"The radio business is a cruel and shallow money trench, a long plastic hallway where thieves and pimps run free, and good men die like dogs. There’s also a negative side."
— Hunter S. Thompson

17 May 2007

Best line of the day

"Program testing can be used to show the presence of bugs, but never to show their absence."
- Edsger Dijkstra, one of the great ones

16 May 2007

Best lines of the day

Linus Torvalds responds to Microsoft patent claims
Surprisingly, it takes him more than one finger.

- via the CodeProject Daily News


Using the GridView is like trying to explain to someone else how to move a third person's hands in order to tie your shoelaces for you.
- Chris Maunder

02 May 2007

28 April 2007

Bill Moyers talking with Jon Stewart

I missed the broadcast, unfortunately, but the transcript has some nuggets:

So, they have a really delicate balance to walk between keeping us relatively fearful, but not so fearful that we stop what we're doing and really examine how it is that they've been waging this.

...you've seen what happens when one of us ends up at the White House Correspondents' Dinner, it doesn't end well.

You know, I think this is gonna sound incredibly pat, but I think you lose your innocence when you have kids, because the world suddenly becomes a much more dangerous place. And you become much more — there are two things that happen. You recognize how fragile individuals are, and you recognize the strength of the general overall group, but you don't care anymore. You're just fighting for the one thing. See and then, you also recognize that everybody, then, is also somebody's child.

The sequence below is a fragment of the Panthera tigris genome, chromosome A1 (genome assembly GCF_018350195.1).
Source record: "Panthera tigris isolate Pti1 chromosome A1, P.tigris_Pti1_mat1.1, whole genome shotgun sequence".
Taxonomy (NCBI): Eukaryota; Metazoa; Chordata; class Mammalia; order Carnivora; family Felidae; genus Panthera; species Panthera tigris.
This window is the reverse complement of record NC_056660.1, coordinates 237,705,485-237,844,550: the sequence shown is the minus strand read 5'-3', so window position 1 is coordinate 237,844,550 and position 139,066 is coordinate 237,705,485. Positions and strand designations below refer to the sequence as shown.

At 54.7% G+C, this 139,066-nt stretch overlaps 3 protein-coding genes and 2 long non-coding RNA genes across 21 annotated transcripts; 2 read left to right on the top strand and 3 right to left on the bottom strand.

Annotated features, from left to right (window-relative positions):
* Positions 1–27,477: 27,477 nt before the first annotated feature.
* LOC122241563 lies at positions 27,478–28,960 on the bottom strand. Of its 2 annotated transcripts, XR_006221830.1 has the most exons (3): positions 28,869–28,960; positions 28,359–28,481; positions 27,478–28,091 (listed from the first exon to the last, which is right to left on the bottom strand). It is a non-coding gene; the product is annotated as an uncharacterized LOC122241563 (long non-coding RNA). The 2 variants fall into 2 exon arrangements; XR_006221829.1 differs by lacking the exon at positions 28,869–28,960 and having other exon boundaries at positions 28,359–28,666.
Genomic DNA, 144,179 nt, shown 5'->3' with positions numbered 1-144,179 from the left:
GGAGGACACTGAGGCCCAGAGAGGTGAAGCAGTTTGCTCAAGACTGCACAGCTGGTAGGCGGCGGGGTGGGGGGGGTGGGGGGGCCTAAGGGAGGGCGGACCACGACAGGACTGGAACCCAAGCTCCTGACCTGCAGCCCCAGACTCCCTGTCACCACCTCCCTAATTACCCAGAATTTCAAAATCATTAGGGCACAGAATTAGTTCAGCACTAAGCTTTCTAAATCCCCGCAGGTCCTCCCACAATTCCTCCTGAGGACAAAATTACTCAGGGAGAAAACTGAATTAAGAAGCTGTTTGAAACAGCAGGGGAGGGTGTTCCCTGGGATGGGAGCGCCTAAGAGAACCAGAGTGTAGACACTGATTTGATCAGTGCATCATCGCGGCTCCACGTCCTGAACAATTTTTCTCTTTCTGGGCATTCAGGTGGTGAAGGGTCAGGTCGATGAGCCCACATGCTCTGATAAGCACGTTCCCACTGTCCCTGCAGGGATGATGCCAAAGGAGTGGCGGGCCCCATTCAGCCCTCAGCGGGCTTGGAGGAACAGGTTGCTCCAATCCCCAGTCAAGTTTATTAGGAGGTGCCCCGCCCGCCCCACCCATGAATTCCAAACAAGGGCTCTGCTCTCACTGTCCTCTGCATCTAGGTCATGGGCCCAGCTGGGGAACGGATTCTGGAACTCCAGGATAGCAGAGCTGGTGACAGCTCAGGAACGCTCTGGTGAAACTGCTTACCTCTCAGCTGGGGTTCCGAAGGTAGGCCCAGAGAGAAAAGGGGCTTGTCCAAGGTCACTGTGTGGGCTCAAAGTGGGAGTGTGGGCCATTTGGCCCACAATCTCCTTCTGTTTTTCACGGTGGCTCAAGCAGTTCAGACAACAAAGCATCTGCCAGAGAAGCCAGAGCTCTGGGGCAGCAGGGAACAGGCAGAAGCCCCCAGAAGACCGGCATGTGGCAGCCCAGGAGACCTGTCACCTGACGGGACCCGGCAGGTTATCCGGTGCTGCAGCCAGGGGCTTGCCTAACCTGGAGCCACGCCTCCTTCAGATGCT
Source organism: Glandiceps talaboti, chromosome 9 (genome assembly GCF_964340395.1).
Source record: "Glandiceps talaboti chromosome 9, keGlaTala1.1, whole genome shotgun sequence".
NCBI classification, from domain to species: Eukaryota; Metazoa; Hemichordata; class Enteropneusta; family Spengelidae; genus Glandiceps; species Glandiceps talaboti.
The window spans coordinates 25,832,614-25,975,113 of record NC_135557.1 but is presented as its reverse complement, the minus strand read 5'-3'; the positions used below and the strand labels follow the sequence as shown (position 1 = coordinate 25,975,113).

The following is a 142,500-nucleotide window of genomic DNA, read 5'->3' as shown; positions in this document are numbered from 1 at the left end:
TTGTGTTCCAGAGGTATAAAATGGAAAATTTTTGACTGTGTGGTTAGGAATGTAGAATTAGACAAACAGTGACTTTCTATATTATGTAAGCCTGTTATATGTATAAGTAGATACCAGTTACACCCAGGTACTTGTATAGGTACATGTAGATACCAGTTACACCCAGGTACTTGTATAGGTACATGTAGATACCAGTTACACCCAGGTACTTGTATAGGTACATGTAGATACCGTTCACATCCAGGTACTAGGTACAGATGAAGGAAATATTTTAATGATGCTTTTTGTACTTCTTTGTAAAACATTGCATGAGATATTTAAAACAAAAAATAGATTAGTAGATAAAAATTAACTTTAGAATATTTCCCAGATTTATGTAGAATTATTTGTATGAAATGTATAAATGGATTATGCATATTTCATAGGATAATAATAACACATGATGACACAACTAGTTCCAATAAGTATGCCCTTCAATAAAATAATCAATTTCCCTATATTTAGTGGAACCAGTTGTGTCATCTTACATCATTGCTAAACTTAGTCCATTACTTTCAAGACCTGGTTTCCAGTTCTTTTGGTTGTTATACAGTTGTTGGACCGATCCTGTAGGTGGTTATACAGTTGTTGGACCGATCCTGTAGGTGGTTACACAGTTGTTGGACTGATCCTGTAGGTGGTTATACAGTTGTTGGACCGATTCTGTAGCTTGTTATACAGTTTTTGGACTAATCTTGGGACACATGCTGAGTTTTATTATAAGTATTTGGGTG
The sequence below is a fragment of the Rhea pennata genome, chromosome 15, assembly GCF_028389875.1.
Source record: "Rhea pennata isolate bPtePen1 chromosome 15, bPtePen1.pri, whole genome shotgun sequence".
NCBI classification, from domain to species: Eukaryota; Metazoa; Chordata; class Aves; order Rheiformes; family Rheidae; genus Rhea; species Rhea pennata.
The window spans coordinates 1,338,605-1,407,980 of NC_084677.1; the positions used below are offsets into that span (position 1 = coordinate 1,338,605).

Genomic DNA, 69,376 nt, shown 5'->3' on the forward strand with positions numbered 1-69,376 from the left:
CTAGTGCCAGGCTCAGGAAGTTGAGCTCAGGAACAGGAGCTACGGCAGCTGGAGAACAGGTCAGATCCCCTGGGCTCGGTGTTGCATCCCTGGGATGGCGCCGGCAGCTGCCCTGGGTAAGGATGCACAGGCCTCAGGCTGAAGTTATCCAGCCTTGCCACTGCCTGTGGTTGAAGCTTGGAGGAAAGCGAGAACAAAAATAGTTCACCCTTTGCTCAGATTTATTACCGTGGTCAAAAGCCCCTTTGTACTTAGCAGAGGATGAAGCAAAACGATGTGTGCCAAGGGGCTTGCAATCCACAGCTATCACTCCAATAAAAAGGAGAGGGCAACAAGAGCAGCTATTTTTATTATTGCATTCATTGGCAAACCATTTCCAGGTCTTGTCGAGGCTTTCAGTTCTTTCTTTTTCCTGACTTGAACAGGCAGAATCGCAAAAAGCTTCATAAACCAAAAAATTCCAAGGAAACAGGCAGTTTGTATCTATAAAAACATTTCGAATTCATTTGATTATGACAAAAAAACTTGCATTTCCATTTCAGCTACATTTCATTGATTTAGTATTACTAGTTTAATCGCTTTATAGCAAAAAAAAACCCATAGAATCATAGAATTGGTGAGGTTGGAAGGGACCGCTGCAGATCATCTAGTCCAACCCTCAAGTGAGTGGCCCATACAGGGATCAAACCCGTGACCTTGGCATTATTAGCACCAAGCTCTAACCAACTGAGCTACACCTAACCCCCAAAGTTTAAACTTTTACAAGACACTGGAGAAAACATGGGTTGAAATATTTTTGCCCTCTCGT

Best line of the day, so far*

From Hecate:

...clearly the World Bank still thinks that it can shame Wolfowitz into resigning. They can't; he's George Bush's man and Bush's men apparently are incapable of shame. See, e.g., Alberto Gonzales. You can have their jobs from them when you pry them from their cold, dead hands. An option which becomes more attractive by the minute.

*Post title shamelessly stolen from NewMexiKen.

21 April 2007

Metastable systems

Pound by Pound, Dollar for Dollar, The Complicated Equation for Going Green, via NewMexiKen

I'll regurgitate my comment: